What happens when you, the landlord, receive a default and judgment against a tenant, and then the tenant decides to file a request to set aside the default and judgment?
On the positive side, by the time the landlord already has a judgment, chances are good that the tenant is already out of the property and the landlord has possession. But by the filing of this motion, the tenant is trying to regain possession. There are a couple ways in which the court may grant the tenant’s motion to set aside the default judgment.
The court may set aside the default judgment against the tenant if:
- The default was obtained by fraud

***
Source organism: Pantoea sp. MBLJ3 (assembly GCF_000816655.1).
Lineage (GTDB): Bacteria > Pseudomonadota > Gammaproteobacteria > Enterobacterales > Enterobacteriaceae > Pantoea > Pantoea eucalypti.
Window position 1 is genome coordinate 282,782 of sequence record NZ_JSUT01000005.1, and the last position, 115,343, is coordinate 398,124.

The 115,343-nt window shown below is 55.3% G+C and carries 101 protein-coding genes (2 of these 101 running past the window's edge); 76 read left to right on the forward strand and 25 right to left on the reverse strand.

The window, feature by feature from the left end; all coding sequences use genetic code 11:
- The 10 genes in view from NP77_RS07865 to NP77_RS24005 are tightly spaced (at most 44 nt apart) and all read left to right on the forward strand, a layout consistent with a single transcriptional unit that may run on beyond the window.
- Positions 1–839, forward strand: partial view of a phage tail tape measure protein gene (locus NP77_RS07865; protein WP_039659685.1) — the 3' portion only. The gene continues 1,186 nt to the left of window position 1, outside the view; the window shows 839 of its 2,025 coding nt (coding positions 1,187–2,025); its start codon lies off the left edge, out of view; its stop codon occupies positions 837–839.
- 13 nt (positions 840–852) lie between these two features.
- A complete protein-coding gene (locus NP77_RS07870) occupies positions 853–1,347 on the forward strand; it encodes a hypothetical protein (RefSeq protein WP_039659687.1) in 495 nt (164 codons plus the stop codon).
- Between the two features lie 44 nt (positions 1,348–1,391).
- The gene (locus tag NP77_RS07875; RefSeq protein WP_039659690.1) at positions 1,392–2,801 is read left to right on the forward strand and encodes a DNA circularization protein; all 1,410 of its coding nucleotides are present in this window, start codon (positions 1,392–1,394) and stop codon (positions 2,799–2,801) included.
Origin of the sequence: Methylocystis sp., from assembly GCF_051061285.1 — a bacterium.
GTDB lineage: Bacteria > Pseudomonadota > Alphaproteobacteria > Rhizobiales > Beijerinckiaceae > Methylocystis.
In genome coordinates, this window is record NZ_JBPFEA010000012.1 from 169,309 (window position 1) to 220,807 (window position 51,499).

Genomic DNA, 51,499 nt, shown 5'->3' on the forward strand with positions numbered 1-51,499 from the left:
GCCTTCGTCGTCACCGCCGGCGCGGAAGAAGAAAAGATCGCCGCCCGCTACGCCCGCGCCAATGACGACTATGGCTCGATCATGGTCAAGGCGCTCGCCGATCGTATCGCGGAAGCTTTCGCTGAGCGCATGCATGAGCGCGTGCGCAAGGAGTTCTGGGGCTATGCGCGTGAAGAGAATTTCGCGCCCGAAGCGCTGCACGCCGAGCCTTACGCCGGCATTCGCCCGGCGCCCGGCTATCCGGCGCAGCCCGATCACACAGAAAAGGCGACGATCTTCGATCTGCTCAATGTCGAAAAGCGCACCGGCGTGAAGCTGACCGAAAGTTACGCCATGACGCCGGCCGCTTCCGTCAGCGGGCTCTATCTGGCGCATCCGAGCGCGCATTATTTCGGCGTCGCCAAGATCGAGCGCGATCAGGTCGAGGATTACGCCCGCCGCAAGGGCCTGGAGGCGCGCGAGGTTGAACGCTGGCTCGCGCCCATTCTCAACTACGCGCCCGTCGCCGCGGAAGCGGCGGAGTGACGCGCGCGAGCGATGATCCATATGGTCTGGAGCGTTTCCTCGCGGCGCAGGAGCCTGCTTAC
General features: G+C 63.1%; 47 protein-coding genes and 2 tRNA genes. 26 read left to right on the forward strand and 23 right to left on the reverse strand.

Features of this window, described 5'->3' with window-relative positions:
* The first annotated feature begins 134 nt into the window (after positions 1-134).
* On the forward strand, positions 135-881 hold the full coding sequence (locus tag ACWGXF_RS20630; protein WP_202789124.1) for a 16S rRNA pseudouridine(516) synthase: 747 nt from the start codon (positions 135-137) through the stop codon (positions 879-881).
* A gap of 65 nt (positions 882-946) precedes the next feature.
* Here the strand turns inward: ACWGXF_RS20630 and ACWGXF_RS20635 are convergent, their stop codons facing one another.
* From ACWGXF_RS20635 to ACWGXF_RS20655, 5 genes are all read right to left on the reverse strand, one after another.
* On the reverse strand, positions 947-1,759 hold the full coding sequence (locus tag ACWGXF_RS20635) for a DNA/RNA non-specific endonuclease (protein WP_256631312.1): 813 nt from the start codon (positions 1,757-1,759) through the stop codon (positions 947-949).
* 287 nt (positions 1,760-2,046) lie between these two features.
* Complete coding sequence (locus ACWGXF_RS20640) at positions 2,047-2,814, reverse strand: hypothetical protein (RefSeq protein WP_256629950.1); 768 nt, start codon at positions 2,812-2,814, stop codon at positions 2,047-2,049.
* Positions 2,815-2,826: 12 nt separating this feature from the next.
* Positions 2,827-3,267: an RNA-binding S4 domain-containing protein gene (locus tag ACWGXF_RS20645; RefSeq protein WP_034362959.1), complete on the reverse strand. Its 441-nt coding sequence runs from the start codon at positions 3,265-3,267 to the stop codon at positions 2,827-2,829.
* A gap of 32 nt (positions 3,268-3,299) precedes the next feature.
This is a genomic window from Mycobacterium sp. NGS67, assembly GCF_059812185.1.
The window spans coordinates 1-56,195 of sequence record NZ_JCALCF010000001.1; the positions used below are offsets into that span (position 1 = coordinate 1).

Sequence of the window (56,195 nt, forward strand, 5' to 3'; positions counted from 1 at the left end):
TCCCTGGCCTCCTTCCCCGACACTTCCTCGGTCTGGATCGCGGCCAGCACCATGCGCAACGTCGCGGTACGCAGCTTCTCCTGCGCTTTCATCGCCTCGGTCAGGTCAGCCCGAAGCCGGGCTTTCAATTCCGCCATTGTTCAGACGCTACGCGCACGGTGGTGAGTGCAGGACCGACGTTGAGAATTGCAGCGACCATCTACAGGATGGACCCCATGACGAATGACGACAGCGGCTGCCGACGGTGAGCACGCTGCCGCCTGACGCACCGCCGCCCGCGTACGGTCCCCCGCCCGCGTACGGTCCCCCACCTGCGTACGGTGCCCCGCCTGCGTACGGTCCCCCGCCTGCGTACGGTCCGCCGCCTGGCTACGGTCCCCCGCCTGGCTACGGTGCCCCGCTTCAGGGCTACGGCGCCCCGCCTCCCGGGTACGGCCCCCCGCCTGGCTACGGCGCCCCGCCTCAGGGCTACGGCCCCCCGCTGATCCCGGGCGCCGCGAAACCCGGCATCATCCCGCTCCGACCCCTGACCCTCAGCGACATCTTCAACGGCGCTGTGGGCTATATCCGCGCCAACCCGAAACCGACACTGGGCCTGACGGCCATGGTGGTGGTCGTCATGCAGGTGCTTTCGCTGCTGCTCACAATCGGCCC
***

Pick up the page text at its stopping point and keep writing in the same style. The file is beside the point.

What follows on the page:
- The default was due to the fault of the attorney
- The default was due to the mistake, inadvertence, surprise or excusable neglect of the party
- The defendant never received actual notice of suit
There is a timeframe from which the tenant must make the notice to set aside the default judgment. Normally, it is 6 months from entry or default or default judgment.
If a tenant makes a motion to set aside a default judgment, the landlord should immediately oppose the motion to set aside the default. In addition, the landlord should argue that the setting aside of a default be conditioned on payment of all rent into court, for the period from when the eviction could have been obtained on the default judgment through trial. The landlord should also insist that the default be reinstated if the tenant fails to pay.